Beaven Dhliwayo Features Writer
Machete-wielding Illegal panners have become the country’s most brutal terror group, killing many people willy-nilly, causing mining towns dwellers to live in fear.
In the recent past, they have spread their criminal activities out of mining areas, attacking revellers across the country’s night spots and taking their possessions.
They are now also targeting money-changers and businesspeople who keep large sums of money in their homes.
The gang or gangs have imprinted out a reputation for violence from Chimanimani to Beitbridge, and from Mazowe to Bubi, terrorising fellow illegal panners and anyone who stands in their way.
Hardly a day passes without ghastly reports about the havoc being caused by these outlaws that seem to be acting with impunity.
Although there have been arrests of some of the gang members in the country, much still needs to be done to solve the issue once and for all.
Many people are losing lives because of the machete gangs and they seem to be the law unto themselves.
It is high time Government takes decisive action against the marauding criminals who are unleashing untold violence in mining communities.
Although they are popularly known as “MaShurugwi”, these gangs hardily come from Shurugwi and to keep referring to them with that moniker is not fair at all.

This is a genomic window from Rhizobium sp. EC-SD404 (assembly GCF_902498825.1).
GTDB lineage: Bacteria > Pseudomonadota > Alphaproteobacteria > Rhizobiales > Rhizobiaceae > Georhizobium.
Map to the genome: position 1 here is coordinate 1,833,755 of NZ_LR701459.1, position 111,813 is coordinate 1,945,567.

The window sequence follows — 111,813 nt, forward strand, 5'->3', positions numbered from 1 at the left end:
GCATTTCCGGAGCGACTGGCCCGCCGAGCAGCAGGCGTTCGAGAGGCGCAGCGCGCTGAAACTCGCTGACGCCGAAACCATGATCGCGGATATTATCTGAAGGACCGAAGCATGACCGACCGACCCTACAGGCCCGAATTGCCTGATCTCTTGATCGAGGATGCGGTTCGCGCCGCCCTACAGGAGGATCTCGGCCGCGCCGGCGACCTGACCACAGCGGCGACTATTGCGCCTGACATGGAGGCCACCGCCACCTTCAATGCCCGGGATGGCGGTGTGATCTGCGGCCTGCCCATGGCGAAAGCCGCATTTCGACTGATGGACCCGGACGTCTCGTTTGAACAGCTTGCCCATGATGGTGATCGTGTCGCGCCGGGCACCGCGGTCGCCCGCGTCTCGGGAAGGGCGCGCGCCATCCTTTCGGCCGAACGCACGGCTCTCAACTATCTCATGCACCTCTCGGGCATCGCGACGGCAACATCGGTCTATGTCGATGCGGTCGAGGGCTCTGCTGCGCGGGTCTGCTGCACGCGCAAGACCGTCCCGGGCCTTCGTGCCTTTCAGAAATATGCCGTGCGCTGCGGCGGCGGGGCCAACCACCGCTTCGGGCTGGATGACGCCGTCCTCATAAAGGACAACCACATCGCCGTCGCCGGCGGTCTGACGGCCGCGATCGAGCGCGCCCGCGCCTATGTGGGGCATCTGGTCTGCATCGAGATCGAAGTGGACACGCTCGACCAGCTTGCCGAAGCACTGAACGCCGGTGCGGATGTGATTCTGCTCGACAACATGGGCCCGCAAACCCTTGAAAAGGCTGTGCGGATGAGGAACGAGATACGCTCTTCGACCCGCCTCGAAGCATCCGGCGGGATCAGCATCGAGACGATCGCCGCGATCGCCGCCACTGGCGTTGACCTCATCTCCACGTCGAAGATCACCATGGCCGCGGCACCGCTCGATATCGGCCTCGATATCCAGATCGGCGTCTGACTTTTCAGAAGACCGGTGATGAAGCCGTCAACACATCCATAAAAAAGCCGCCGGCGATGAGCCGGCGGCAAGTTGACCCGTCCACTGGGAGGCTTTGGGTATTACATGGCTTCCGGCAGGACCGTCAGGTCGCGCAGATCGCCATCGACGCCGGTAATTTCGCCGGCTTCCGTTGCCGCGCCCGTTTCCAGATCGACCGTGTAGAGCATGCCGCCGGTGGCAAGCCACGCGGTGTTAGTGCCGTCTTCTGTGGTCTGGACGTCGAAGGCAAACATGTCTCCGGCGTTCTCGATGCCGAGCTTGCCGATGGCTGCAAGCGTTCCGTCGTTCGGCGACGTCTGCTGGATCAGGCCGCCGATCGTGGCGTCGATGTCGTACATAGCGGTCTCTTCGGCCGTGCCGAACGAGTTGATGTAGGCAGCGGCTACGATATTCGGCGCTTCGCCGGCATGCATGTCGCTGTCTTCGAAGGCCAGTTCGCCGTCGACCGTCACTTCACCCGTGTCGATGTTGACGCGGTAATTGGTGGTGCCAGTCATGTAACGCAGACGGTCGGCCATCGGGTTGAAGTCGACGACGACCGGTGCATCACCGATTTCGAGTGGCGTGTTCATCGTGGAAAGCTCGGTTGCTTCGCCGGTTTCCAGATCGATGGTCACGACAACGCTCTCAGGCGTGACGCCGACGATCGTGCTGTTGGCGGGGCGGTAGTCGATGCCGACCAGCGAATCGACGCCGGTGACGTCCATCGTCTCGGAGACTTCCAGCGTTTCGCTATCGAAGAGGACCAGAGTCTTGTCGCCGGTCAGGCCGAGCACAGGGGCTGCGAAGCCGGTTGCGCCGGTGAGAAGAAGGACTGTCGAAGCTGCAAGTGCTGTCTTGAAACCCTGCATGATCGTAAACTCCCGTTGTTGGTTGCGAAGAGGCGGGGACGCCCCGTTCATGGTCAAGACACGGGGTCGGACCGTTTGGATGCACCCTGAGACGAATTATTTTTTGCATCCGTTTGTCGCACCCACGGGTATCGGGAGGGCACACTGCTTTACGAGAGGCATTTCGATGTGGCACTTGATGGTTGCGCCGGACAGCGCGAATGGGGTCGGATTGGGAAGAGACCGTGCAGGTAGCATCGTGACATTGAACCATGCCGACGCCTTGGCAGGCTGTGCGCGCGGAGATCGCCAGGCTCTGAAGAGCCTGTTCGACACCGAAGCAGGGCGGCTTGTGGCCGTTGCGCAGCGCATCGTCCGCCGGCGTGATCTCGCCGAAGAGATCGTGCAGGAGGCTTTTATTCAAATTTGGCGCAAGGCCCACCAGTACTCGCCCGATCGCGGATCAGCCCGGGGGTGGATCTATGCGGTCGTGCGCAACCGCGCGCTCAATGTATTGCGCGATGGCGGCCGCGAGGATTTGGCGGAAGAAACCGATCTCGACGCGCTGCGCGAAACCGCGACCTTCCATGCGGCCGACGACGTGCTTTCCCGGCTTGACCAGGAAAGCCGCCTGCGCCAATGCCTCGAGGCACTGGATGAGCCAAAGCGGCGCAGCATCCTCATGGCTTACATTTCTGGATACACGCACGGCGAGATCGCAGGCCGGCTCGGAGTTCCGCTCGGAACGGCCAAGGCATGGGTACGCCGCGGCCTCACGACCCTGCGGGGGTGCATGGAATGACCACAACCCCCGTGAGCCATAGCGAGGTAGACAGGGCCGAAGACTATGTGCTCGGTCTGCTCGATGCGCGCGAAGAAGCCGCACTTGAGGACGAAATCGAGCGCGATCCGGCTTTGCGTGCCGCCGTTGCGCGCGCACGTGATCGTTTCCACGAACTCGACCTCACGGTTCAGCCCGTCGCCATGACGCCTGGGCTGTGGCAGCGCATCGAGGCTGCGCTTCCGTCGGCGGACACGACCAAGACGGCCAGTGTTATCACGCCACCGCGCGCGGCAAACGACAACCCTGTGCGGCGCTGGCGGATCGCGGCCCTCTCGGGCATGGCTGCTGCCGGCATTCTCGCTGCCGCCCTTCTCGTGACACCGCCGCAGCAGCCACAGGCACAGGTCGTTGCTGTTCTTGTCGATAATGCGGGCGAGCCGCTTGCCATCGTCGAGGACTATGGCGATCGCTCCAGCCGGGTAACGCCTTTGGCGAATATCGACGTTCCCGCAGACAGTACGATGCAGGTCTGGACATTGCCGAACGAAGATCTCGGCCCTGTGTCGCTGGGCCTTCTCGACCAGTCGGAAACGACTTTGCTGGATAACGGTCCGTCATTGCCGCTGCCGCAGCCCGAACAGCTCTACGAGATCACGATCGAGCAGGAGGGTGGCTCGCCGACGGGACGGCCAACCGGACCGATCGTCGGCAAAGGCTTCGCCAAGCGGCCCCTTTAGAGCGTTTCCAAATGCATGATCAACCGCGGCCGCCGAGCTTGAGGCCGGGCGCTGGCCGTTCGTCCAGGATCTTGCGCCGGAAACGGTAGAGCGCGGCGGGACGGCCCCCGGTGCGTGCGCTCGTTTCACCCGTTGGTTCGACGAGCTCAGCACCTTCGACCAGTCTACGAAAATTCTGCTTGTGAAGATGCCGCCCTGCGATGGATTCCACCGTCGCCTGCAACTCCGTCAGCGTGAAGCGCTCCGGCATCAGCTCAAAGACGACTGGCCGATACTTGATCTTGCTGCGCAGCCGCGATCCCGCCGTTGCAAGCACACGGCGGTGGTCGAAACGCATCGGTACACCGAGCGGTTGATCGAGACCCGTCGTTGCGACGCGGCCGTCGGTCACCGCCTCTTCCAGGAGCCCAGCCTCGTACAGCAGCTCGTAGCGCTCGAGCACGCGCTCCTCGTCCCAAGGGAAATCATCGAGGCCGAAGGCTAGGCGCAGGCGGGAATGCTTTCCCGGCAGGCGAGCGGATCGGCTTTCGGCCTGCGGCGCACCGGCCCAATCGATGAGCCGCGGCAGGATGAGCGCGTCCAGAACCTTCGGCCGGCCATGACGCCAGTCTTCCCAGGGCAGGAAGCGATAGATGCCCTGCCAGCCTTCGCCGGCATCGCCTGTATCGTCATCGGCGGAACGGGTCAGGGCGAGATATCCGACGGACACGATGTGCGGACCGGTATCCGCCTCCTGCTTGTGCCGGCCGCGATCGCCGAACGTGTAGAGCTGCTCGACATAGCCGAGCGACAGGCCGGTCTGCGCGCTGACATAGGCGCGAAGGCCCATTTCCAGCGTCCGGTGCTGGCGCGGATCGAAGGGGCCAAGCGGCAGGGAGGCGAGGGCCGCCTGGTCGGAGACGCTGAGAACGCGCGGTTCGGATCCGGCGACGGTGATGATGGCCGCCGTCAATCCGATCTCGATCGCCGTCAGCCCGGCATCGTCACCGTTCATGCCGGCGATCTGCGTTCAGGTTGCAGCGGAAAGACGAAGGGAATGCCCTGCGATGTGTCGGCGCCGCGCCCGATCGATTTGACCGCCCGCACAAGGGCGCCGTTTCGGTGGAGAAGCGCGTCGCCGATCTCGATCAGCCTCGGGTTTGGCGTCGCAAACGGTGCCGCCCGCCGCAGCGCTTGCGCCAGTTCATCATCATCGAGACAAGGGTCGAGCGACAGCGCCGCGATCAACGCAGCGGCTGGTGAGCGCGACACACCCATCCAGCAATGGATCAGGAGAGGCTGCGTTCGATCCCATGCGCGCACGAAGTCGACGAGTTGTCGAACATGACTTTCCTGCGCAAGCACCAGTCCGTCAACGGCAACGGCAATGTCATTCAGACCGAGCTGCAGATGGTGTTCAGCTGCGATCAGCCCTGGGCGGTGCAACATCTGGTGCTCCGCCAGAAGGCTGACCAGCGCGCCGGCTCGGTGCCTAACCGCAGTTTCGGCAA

They are just groupings of unruly criminals armed with machetes, guns, knobkerries, catapults and spears.
Many of these gang members are known and are on police wanted lists countrywide for alleged rape, kidnapping and murder.
They are ruthless to the extent that one can get hurt or even killed for something as inoffensive as unintentionally stepping on the foot of a gang member at a drinking spot.
Recently, there were reports of arrests of the criminals, but there is need for authorities to be more vigilant to address the issue before it explodes.
The machete-wielding gangs believe that they are the godfathers of all illegal mining activities across the country.
Violence being perpetrated by the machete criminals and mining mafia is on the rise with loss of lives also on the increase.
Whenever there is word that rich deposits of gold or diamonds have been discovered in any part of the country, the gangs deploy their members to strong-arm their way in, and control the illegal mining activities in those areas, killing anyone who tries to stop them.
These gangs, no matter it is a syndicate or are operating as different gangs, were quick to realise that taking control of large swaths of land remote from Government attention, and dominating the people that mined in those areas would enable them to generate larger profit margins.
As a result, the fragmented nature of artisanal gold mining in the country has facilitated their entry, and is spreading to robberies of known businesspeople who are believed to have monies in their homes.
For example, The Herald of December 31, reported that a kombi-load of machete-wielding robbers attacked a well-secured Glen View 1 home of a Harare foreign currency dealer, critically injuring him, his brother and father, while a smaller gang with a firearm attacked another dealer in the same neighbourhood, shooting him once on the side of the head and twice in the leg.